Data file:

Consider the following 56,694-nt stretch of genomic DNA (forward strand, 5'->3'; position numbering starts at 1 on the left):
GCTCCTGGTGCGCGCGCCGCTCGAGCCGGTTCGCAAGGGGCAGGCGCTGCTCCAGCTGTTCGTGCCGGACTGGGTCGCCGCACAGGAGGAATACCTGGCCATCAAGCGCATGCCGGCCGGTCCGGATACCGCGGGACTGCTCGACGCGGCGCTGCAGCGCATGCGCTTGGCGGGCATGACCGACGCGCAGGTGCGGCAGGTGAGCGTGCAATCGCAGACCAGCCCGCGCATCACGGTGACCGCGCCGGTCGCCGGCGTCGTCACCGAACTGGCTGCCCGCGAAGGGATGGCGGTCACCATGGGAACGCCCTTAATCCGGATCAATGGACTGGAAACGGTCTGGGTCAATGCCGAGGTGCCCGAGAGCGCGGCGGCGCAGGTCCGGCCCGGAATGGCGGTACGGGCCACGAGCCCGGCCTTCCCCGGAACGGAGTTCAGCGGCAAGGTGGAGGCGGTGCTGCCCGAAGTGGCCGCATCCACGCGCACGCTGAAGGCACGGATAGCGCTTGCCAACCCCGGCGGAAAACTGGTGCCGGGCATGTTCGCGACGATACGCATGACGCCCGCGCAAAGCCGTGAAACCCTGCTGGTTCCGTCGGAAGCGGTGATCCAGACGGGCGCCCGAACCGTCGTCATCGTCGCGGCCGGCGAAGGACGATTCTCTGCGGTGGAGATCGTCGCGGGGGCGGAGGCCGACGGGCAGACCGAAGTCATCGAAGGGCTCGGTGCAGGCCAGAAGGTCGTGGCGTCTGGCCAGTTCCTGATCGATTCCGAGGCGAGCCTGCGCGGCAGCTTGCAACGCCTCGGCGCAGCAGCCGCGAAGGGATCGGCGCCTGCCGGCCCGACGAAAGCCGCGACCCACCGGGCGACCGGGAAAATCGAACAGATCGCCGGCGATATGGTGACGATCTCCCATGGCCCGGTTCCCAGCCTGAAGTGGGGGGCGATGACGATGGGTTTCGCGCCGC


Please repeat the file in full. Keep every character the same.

Consider the following 56,694-nt stretch of genomic DNA (forward strand, 5'->3'; position numbering starts at 1 on the left):
GCTCCTGGTGCGCGCGCCGCTCGAGCCGGTTCGCAAGGGGCAGGCGCTGCTCCAGCTGTTCGTGCCGGACTGGGTCGCCGCACAGGAGGAATACCTGGCCATCAAGCGCATGCCGGCCGGTCCGGATACCGCGGGACTGCTCGACGCGGCGCTGCAGCGCATGCGCTTGGCGGGCATGACCGACGCGCAGGTGCGGCAGGTGAGCGTGCAATCGCAGACCAGCCCGCGCATCACGGTGACCGCGCCGGTCGCCGGCGTCGTCACCGAACTGGCTGCCCGCGAAGGGATGGCGGTCACCATGGGAACGCCCTTAATCCGGATCAATGGACTGGAAACGGTCTGGGTCAATGCCGAGGTGCCCGAGAGCGCGGCGGCGCAGGTCCGGCCCGGAATGGCGGTACGGGCCACGAGCCCGGCCTTCCCCGGAACGGAGTTCAGCGGCAAGGTGGAGGCGGTGCTGCCCGAAGTGGCCGCATCCACGCGCACGCTGAAGGCACGGATAGCGCTTGCCAACCCCGGCGGAAAACTGGTGCCGGGCATGTTCGCGACGATACGCATGACGCCCGCGCAAAGCCGTGAAACCCTGCTGGTTCCGTCGGAAGCGGTGATCCAGACGGGCGCCCGAACCGTCGTCATCGTCGCGGCCGGCGAAGGACGATTCTCTGCGGTGGAGATCGTCGCGGGGGCGGAGGCCGACGGGCAGACCGAAGTCATCGAAGGGCTCGGTGCAGGCCAGAAGGTCGTGGCGTCTGGCCAGTTCCTGATCGATTCCGAGGCGAGCCTGCGCGGCAGCTTGCAACGCCTCGGCGCAGCAGCCGCGAAGGGATCGGCGCCTGCCGGCCCGACGAAAGCCGCGACCCACCGGGCGACCGGGAAAATCGAACAGATCGCCGGCGATATGGTGACGATCTCCCATGGCCCGGTTCCCAGCCTGAAGTGGGGGGCGATGACGATGGGTTTCGCGCCGC